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How to Weld Cast Iron & Mild Steel

By Don Kress ; Updated September 21, 2017
Welding cast iron and steel are essentially similar processes.

The differences between cast iron and mild steel are slight but important when it comes to welding the two together.The two metals contain different amounts of carbon but weld similarly. However, cast iron is slightly softer than mild steel. This means you will have to adjust your welding technique slightly so you do not damage the cast iron, and so you weld the mild steel enough for it to hold in place.

Step 1

Clamp the two work pieces together in the position in which they are to be welded. Attach the ground clamp from the MIG welder to either of the pieces of metal.

Step 2

Set the MIG welder's power level and wire feed speed to the thickness of the material. This information is usually printed on the inside panel of the welder where the welding wire spool is located. It may also be included in the welder's owner's manual.

Step 3

Turn on the welder and lower your helmet. Hold the electrode from the welding gun approximately a 1/4 inch from the point that you will be welding.

Step 4

Pull the welding gun's trigger and touch the moving electrode to the mild steel first. You will see a pool of molten metal form where the electrode touches the steel. As soon as this weld pool has attained an approximate width of a 1/4 inch, begin moving the gun back and forth in a tiny stitching motion between the cast iron and the mild steel. You will notice that the weld pool will form much more quickly on the cast iron than it did on the steel.

Step 5

Stitch the weld together by continuing to pull the welding gun's trigger and manipulating the course of the weld pool back and forth from the steel to the cast iron until the weld has been completed.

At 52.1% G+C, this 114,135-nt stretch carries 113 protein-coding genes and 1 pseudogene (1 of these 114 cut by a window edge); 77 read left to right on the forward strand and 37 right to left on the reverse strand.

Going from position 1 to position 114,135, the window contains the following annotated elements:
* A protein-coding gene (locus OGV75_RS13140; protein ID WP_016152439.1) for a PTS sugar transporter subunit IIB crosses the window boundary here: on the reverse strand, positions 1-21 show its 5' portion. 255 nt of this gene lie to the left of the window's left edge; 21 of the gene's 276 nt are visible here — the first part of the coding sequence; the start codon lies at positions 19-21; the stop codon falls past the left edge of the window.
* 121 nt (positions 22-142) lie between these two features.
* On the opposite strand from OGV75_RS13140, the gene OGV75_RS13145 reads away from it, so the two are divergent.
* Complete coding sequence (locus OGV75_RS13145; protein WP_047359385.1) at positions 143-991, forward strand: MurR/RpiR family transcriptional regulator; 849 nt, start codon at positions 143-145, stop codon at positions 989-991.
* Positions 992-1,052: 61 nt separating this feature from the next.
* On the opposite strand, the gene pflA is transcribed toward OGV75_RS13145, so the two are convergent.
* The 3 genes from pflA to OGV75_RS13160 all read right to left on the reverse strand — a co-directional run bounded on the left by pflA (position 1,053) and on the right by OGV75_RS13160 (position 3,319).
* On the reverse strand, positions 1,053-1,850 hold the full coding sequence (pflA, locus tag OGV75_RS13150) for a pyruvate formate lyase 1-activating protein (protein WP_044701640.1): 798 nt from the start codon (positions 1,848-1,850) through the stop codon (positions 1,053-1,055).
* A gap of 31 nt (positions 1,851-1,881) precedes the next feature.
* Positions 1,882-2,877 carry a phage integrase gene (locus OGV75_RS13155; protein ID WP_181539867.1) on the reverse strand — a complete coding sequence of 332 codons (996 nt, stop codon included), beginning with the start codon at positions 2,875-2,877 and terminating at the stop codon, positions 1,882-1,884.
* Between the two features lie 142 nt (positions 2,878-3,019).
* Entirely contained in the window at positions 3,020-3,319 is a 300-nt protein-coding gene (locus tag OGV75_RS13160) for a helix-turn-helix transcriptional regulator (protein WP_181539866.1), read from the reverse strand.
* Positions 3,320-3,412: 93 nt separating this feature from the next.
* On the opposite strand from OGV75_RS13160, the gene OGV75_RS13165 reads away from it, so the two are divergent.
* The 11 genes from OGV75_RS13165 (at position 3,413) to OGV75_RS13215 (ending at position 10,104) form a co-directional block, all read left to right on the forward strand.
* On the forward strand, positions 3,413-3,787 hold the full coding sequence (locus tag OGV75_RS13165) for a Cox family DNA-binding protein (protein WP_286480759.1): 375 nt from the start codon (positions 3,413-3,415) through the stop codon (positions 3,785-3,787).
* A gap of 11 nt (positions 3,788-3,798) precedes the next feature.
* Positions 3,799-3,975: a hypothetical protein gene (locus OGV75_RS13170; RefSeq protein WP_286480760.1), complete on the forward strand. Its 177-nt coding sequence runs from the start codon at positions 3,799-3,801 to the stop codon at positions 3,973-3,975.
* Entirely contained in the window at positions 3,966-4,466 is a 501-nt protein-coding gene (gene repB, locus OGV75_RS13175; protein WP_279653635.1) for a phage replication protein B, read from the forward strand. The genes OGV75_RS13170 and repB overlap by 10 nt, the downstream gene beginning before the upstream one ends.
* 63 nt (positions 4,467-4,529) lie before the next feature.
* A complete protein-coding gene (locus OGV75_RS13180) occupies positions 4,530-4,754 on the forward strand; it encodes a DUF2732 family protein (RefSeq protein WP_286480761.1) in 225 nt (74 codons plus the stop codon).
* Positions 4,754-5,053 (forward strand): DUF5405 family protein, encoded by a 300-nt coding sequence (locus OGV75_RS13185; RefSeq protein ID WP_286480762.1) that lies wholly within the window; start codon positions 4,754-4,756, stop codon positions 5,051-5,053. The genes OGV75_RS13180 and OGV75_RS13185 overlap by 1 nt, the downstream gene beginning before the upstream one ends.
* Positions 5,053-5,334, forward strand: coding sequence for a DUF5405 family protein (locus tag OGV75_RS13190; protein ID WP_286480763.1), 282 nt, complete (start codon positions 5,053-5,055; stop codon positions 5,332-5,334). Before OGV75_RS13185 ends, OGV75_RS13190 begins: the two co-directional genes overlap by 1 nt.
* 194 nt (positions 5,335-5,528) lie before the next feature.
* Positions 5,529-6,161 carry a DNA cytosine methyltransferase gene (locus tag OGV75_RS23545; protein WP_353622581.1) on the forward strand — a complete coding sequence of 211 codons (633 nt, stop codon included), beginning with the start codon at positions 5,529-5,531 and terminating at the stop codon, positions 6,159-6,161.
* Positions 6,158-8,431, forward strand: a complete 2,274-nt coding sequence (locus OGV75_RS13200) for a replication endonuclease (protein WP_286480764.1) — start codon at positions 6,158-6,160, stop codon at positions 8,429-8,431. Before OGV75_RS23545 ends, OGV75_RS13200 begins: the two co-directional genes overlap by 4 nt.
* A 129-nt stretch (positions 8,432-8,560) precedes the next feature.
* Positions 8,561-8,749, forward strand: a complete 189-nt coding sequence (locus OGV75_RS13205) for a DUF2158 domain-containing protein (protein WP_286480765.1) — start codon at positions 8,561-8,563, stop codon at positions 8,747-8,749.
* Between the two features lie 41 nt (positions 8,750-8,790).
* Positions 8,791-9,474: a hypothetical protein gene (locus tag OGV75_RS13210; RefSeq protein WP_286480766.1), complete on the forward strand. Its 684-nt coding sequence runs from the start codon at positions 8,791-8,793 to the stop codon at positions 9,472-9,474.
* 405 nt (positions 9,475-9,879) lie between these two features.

Step 6

Clean the excess weld slag from the completed weld with a wire brush to complete the welding operation.

 

Things You Will Need

  • Welding clamps
  • MIG welder
  • Welding helmet
  • Wire brush

Tip

  • If you are unfamiliar with welding, wear welding gloves and a long-sleeved shirt. While the welding sparks won't actually harm you, they are uncomfortable.

Warning

  • Always wear a welding helmet when welding. The intense light put off by the weld electrode can quickly damage or even blind unprotected eyes.

About the Author

 

Don Kress began writing professionally in 2006, specializing in automotive technology for various websites. An Automotive Service Excellence (ASE) certified technician since 2003, he has worked as a painter and currently owns his own automotive service business in Georgia. Kress attended the University of Akron, Ohio, earning an associate degree in business management in 2000.